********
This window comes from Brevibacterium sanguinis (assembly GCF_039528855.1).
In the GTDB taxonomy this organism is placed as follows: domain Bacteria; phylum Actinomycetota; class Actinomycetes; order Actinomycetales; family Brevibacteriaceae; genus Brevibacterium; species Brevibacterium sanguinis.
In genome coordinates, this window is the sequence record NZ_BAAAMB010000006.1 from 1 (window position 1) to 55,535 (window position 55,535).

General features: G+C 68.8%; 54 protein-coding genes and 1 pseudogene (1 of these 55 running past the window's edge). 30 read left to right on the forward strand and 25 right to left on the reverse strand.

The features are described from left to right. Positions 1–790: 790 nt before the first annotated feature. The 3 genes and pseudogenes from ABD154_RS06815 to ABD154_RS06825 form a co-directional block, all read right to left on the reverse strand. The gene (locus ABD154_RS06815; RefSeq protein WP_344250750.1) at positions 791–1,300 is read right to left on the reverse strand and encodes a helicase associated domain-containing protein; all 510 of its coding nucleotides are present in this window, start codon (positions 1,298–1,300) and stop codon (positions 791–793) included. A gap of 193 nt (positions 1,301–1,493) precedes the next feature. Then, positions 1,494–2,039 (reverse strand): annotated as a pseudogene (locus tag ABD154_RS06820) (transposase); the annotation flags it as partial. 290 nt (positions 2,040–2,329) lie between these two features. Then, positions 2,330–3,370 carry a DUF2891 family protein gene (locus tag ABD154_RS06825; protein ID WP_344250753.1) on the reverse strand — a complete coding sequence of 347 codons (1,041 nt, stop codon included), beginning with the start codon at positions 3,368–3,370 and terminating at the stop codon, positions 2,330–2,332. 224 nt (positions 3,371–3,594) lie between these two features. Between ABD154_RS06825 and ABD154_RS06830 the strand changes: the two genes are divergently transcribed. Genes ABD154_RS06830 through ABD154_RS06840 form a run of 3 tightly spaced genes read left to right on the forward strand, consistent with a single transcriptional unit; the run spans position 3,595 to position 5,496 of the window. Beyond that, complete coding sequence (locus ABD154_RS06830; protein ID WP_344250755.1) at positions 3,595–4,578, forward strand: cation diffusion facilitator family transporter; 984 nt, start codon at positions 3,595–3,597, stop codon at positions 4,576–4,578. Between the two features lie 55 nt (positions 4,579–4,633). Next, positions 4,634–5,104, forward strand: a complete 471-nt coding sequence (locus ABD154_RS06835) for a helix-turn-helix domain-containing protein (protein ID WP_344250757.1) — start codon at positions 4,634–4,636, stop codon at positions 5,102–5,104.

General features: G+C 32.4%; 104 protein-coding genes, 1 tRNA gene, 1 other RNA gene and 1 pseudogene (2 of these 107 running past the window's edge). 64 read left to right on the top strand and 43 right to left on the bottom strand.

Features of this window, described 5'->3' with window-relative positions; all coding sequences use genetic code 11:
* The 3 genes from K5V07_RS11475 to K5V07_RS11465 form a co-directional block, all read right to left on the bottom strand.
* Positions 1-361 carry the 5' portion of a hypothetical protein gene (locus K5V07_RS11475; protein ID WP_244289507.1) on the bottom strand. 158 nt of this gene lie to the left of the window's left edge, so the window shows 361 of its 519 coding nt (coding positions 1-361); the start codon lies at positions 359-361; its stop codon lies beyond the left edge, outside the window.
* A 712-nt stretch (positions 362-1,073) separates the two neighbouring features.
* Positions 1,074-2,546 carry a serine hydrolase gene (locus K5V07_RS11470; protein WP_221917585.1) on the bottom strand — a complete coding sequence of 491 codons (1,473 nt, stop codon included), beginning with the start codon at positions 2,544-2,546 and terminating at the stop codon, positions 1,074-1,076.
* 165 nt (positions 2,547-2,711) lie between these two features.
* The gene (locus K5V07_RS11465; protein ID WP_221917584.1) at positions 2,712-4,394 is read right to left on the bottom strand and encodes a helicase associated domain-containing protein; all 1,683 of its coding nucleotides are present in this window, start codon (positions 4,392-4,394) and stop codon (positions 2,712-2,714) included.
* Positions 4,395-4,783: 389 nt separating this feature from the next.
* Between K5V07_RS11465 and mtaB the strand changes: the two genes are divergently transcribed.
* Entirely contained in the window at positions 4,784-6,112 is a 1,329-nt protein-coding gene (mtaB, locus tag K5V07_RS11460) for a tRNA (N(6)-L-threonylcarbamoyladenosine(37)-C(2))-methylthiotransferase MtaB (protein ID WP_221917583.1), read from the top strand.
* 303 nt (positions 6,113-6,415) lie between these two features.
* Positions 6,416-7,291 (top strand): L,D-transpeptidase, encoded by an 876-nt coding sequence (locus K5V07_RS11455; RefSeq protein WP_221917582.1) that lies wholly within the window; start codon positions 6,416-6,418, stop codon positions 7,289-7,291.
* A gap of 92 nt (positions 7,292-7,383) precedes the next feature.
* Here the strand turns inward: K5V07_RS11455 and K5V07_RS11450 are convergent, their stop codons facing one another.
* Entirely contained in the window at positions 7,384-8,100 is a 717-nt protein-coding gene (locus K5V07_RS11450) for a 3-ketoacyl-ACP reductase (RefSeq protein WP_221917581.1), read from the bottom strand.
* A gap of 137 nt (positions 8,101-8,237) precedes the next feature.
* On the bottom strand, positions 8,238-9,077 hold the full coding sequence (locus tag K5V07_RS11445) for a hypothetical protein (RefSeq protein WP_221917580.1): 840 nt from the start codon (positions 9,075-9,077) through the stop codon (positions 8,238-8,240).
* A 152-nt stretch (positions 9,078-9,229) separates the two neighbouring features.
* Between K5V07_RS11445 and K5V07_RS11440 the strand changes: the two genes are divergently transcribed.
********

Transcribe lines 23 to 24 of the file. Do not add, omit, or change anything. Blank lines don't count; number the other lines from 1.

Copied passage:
* On the bottom strand, positions 8,238-9,077 hold the full coding sequence (locus tag K5V07_RS11445) for a hypothetical protein (RefSeq protein WP_221917580.1): 840 nt from the start codon (positions 9,075-9,077) through the stop codon (positions 8,238-8,240).
* A 152-nt stretch (positions 9,078-9,229) separates the two neighbouring features.